The disruption of dominance hierarchies by a non-native species: an individual-based analysis

The disruption of dominance hierarchies by a non-native species: an individual-based analysis We studied the effects of the exotic rainbow trout (Oncorhynchus mykiss) on the performance and the dominance hierarchy of native Atlantic salmon (Salmo salar) at the group and individual level using laboratory and semi-natural experiments. At the group level, we compared the effects of interspecific and intraspecific competition (substitutive and additive design) on behavioural responses and growth of young-of-the-year Atlantic salmon. At the individual level, the same design was used to evaluate: (1) the temporal consistency of behavioural responses, dominance hierarchy and growth rate of Atlantic salmon; (2) the pattern of correlations between behaviours; and (3) the relationship between individual growth rate and behaviour. In the laboratory, group-level analyses revealed a weak but similar effect of rainbow trout and intraspecific competition on the behaviour and growth of Atlantic salmon. In contrast, individual-based analyses demonstrated that rainbow trout (but not intraspecific competition) strongly affected behavioural strategy, dominance hierarchy and growth trajectory of individual Atlantic salmon. Specifically, behaviours, dominance status and growth rate of salmon were temporally consistent in the intraspecific environment, while these patterns were disrupted when rainbow trout were present. Similarly, we found that rainbow trout strongly affected behavioural correlations and the relationships between individual growth rate and behaviour. The semi-natural experiments confirmed these results as interspecific competition affected relationships between individual growth rate of salmon, initial weight and activity index. Overall, individual-based analyses highlighted important mechanisms that were concealed at the group level, and that may be crucial to understand ecological and evolutionary consequences of exotic species. Moreover, these results demonstrated that competition with an exotic species disrupts the hierarchical relationship among native individuals and may therefore represent a potential for a shift in selective pressure. http://www.deepdyve.com/assets/images/DeepDyve-Logo-lg.png Oecologia Springer Journals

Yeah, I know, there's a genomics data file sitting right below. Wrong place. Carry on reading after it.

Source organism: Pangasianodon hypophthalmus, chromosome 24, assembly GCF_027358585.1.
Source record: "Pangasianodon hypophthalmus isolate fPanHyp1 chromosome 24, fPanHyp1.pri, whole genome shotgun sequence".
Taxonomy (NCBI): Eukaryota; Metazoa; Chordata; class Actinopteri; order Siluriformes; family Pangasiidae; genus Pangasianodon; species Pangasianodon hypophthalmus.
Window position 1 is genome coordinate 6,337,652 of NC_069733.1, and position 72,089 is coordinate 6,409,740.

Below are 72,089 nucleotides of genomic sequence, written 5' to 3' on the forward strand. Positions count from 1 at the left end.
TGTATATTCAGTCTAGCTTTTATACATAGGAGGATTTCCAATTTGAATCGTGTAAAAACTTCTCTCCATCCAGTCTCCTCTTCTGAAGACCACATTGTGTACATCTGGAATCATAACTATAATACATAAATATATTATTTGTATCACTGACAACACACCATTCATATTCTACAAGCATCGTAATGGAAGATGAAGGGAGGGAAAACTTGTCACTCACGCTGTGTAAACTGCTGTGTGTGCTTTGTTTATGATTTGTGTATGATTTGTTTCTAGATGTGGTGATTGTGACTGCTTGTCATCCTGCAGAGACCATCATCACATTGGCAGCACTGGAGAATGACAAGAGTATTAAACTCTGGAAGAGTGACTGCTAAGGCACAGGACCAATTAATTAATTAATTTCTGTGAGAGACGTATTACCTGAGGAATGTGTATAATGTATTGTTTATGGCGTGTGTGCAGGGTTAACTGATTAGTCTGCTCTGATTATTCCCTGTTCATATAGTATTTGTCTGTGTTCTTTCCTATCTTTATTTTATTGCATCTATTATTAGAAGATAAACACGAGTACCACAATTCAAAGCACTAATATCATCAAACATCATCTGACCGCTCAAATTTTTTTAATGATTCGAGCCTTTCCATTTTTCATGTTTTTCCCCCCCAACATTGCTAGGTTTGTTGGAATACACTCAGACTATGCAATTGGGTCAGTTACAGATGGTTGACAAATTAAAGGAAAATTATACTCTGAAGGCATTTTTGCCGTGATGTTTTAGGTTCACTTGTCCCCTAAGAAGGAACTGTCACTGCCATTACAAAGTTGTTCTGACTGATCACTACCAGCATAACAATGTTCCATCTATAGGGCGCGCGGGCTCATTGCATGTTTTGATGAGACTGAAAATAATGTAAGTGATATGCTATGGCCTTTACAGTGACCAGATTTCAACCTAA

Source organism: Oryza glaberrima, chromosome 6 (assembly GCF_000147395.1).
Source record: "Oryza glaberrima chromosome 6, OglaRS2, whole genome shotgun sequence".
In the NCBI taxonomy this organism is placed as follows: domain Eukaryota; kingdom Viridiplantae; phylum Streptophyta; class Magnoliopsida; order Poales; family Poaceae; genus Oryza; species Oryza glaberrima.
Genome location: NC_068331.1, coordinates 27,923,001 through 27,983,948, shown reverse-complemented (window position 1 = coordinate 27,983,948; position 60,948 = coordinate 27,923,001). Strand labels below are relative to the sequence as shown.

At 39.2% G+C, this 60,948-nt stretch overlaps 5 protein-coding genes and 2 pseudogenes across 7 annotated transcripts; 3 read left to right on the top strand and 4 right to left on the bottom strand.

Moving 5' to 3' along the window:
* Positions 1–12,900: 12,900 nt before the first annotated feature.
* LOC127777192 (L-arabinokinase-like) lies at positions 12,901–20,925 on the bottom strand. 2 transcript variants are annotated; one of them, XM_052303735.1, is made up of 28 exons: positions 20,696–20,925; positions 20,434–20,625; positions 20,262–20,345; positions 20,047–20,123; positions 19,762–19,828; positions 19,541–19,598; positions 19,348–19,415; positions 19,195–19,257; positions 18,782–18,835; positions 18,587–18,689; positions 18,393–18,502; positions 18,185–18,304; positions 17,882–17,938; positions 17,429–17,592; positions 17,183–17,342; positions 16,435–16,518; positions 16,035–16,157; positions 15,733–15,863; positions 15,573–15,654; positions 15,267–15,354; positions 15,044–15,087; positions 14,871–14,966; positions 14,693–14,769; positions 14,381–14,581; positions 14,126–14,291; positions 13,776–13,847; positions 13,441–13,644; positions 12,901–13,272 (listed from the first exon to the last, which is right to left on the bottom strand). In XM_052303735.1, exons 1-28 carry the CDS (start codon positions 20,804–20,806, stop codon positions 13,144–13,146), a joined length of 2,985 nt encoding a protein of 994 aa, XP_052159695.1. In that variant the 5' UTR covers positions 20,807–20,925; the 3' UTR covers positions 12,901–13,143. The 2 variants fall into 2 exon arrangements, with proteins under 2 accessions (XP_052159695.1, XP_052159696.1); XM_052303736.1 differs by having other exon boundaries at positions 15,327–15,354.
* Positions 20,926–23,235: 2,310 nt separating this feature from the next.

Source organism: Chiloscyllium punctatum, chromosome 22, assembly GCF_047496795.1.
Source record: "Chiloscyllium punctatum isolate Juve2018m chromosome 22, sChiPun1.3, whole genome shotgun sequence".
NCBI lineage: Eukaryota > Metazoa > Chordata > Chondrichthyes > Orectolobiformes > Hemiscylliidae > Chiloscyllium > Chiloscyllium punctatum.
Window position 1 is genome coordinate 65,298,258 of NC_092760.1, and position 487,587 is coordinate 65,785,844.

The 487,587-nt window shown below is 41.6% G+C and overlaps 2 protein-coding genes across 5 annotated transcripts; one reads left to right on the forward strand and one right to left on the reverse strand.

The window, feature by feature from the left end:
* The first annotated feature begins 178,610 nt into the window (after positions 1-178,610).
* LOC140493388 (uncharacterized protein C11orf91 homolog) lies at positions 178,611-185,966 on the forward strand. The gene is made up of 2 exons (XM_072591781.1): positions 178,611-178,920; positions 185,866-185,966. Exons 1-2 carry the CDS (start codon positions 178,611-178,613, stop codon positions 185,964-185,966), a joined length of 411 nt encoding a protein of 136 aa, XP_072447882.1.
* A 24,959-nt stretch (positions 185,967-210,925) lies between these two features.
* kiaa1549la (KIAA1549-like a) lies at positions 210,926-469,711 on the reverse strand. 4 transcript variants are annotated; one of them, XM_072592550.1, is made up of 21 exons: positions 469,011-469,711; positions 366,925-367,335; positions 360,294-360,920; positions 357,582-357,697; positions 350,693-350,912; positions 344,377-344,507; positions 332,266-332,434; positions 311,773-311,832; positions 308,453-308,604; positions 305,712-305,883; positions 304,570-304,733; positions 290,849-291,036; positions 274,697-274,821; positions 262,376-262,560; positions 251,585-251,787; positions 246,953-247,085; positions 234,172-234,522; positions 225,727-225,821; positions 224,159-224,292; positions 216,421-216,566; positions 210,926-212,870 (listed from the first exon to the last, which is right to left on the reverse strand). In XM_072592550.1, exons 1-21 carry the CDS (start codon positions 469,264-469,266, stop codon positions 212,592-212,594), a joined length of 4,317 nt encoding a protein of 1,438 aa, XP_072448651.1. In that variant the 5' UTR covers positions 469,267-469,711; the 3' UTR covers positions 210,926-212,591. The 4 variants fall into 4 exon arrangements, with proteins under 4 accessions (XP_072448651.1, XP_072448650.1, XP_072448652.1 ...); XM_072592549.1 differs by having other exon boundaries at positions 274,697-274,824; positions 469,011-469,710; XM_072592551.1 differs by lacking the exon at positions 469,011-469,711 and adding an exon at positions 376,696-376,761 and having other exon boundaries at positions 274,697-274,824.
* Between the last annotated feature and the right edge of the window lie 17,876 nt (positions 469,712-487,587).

The disruption of dominance hierarchies by a non-native species: an individual-based analysis

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Abstract

We studied the effects of the exotic rainbow trout (Oncorhynchus mykiss) on the performance and the dominance hierarchy of native Atlantic salmon (Salmo salar) at the group and individual level using laboratory and semi-natural experiments. At the group level, we compared the effects of interspecific and intraspecific competition (substitutive and additive design) on behavioural responses and growth of young-of-the-year Atlantic salmon. At the individual level, the same design was used to evaluate: (1) the temporal consistency of behavioural responses, dominance hierarchy and growth rate of Atlantic salmon; (2) the pattern of correlations between behaviours; and (3) the relationship between individual growth rate and behaviour. In the laboratory, group-level analyses revealed a weak but similar effect of rainbow trout and intraspecific competition on the behaviour and growth of Atlantic salmon. In contrast, individual-based analyses demonstrated that rainbow trout (but not intraspecific competition) strongly affected behavioural strategy, dominance hierarchy and growth trajectory of individual Atlantic salmon. Specifically, behaviours, dominance status and growth rate of salmon were temporally consistent in the intraspecific environment, while these patterns were disrupted when rainbow trout were present. Similarly, we found that rainbow trout strongly affected behavioural correlations and the relationships between individual growth rate and behaviour. The semi-natural experiments confirmed these results as interspecific competition affected relationships between individual growth rate of salmon, initial weight and activity index. Overall, individual-based analyses highlighted important mechanisms that were concealed at the group level, and that may be crucial to understand ecological and evolutionary consequences of exotic species. Moreover, these results demonstrated that competition with an exotic species disrupts the hierarchical relationship among native individuals and may therefore represent a potential for a shift in selective pressure.

Journal

OecologiaSpringer Journals

Published: Mar 8, 2007

References

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